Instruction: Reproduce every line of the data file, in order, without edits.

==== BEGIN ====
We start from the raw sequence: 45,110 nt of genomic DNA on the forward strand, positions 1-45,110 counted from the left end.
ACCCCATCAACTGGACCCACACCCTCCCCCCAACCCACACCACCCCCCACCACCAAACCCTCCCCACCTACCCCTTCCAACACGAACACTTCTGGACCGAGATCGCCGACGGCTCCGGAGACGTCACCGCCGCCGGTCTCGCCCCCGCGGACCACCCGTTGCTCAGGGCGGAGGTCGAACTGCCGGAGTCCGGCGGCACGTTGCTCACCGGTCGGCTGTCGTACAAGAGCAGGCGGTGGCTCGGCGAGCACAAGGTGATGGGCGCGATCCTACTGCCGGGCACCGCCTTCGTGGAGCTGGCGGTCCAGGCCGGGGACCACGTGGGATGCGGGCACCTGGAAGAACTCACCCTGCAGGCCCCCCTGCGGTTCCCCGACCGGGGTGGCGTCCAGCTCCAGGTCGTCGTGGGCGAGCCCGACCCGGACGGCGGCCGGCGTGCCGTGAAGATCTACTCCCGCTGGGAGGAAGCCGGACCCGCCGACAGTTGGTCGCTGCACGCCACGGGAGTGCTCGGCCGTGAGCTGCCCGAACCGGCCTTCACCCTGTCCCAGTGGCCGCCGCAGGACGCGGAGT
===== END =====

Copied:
We start from the raw sequence: 45,110 nt of genomic DNA on the forward strand, positions 1-45,110 counted from the left end.
ACCCCATCAACTGGACCCACACCCTCCCCCCAACCCACACCACCCCCCACCACCAAACCCTCCCCACCTACCCCTTCCAACACGAACACTTCTGGACCGAGATCGCCGACGGCTCCGGAGACGTCACCGCCGCCGGTCTCGCCCCCGCGGACCACCCGTTGCTCAGGGCGGAGGTCGAACTGCCGGAGTCCGGCGGCACGTTGCTCACCGGTCGGCTGTCGTACAAGAGCAGGCGGTGGCTCGGCGAGCACAAGGTGATGGGCGCGATCCTACTGCCGGGCACCGCCTTCGTGGAGCTGGCGGTCCAGGCCGGGGACCACGTGGGATGCGGGCACCTGGAAGAACTCACCCTGCAGGCCCCCCTGCGGTTCCCCGACCGGGGTGGCGTCCAGCTCCAGGTCGTCGTGGGCGAGCCCGACCCGGACGGCGGCCGGCGTGCCGTGAAGATCTACTCCCGCTGGGAGGAAGCCGGACCCGCCGACAGTTGGTCGCTGCACGCCACGGGAGTGCTCGGCCGTGAGCTGCCCGAACCGGCCTTCACCCTGTCCCAGTGGCCGCCGCAGGACGCGGAGT